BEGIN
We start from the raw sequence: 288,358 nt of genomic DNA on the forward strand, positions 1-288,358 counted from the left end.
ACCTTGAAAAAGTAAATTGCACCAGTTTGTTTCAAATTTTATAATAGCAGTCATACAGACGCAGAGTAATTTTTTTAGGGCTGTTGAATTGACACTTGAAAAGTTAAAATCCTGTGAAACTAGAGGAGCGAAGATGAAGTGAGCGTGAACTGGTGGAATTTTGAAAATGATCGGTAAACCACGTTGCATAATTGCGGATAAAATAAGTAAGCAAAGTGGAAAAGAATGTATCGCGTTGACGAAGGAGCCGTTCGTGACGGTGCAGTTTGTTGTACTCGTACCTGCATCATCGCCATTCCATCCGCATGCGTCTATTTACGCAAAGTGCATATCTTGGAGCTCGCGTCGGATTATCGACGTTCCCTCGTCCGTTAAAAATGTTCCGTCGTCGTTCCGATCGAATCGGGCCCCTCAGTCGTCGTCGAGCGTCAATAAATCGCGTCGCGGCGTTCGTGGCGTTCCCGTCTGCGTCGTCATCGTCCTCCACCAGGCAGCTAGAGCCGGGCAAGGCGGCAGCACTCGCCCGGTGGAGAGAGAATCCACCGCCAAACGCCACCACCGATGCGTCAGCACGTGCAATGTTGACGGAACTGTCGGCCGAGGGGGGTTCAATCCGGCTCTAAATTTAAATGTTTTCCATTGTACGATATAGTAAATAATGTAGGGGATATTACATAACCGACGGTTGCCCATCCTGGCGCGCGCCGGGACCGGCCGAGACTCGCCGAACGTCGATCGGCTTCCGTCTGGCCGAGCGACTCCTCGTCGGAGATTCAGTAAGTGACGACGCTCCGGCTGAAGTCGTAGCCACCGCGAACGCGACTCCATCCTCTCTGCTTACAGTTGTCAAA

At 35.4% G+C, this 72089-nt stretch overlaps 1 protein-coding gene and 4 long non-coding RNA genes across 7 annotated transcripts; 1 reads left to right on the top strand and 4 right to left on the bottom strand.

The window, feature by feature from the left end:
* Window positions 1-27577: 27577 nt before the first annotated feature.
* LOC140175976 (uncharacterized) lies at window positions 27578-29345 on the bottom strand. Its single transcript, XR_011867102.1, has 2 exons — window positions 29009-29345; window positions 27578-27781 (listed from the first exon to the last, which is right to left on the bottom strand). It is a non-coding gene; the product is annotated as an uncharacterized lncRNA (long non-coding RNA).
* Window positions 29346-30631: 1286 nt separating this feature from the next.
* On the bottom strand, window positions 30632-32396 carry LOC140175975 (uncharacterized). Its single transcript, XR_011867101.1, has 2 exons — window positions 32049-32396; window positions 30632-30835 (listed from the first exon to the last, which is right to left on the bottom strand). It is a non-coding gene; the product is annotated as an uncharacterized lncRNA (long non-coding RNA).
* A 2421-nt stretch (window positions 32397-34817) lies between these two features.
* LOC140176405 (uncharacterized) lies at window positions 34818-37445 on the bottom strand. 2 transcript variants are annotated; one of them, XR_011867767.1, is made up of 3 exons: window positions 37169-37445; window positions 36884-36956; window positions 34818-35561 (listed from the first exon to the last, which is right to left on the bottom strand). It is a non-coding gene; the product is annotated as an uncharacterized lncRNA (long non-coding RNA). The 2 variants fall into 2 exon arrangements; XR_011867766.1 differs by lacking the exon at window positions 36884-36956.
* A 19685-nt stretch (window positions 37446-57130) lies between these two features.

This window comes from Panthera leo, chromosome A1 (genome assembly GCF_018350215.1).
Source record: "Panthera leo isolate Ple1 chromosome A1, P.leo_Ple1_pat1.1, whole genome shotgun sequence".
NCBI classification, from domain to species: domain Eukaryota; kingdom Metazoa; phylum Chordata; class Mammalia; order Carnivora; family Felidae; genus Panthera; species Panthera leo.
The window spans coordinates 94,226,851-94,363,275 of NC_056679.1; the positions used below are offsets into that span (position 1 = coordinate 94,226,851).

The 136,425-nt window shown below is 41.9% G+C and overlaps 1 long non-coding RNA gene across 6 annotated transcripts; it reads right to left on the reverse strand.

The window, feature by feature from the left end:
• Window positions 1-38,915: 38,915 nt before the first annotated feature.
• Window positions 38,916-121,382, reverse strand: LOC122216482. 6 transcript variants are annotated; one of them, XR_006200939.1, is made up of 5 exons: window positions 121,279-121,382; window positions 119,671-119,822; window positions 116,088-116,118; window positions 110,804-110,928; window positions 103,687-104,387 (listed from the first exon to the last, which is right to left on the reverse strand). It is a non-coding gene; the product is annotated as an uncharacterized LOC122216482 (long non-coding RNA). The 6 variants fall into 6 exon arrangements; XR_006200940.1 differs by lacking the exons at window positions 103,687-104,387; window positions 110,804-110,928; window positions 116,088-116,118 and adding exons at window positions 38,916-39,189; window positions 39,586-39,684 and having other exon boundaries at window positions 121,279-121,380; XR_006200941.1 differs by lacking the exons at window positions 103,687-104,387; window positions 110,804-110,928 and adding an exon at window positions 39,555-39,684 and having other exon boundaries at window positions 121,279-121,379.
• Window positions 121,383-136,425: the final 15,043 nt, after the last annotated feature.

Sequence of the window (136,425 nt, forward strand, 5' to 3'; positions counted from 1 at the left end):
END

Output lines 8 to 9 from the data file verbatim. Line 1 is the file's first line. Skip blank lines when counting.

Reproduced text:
* On the bottom strand, window positions 30632-32396 carry LOC140175975 (uncharacterized). Its single transcript, XR_011867101.1, has 2 exons — window positions 32049-32396; window positions 30632-30835 (listed from the first exon to the last, which is right to left on the bottom strand). It is a non-coding gene; the product is annotated as an uncharacterized lncRNA (long non-coding RNA).
* A 2421-nt stretch (window positions 32397-34817) lies between these two features.